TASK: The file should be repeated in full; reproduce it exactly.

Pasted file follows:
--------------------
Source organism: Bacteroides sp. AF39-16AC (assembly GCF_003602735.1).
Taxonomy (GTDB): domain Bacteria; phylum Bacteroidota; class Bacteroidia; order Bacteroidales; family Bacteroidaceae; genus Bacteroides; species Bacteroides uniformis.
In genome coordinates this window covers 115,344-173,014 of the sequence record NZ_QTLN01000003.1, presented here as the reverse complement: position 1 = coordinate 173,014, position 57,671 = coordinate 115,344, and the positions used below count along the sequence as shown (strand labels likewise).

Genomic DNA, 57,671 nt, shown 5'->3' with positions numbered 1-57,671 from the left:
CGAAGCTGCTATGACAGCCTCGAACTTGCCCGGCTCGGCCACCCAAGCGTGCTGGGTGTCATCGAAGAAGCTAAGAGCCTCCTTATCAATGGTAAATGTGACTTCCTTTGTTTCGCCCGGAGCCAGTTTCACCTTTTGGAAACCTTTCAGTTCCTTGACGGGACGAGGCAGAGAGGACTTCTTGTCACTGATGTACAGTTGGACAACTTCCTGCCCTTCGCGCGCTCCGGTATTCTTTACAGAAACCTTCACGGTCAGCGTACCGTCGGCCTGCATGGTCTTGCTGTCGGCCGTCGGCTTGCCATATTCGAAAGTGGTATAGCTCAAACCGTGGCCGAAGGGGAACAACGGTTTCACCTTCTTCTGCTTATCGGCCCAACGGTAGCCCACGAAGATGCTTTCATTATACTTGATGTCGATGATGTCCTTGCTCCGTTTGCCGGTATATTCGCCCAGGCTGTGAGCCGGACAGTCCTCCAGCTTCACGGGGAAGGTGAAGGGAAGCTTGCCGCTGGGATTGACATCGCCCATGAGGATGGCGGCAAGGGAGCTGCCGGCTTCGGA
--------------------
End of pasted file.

Source organism: Bacteroides sp. AF39-16AC (assembly GCF_003602735.1).
Taxonomy (GTDB): domain Bacteria; phylum Bacteroidota; class Bacteroidia; order Bacteroidales; family Bacteroidaceae; genus Bacteroides; species Bacteroides uniformis.
In genome coordinates this window covers 115,344-173,014 of the sequence record NZ_QTLN01000003.1, presented here as the reverse complement: position 1 = coordinate 173,014, position 57,671 = coordinate 115,344, and the positions used below count along the sequence as shown (strand labels likewise).

Genomic DNA, 57,671 nt, shown 5'->3' with positions numbered 1-57,671 from the left:
CGAAGCTGCTATGACAGCCTCGAACTTGCCCGGCTCGGCCACCCAAGCGTGCTGGGTGTCATCGAAGAAGCTAAGAGCCTCCTTATCAATGGTAAATGTGACTTCCTTTGTTTCGCCCGGAGCCAGTTTCACCTTTTGGAAACCTTTCAGTTCCTTGACGGGACGAGGCAGAGAGGACTTCTTGTCACTGATGTACAGTTGGACAACTTCCTGCCCTTCGCGCGCTCCGGTATTCTTTACAGAAACCTTCACGGTCAGCGTACCGTCGGCCTGCATGGTCTTGCTGTCGGCCGTCGGCTTGCCATATTCGAAAGTGGTATAGCTCAAACCGTGGCCGAAGGGGAACAACGGTTTCACCTTCTTCTGCTTATCGGCCCAACGGTAGCCCACGAAGATGCTTTCATTATACTTGATGTCGATGATGTCCTTGCTCCGTTTGCCGGTATATTCGCCCAGGCTGTGAGCCGGACAGTCCTCCAGCTTCACGGGGAAGGTGAAGGGAAGCTTGCCGCTGGGATTGACATCGCCCATGAGGATGGCGGCAAGGGAGCTGCCGGCTTCGGA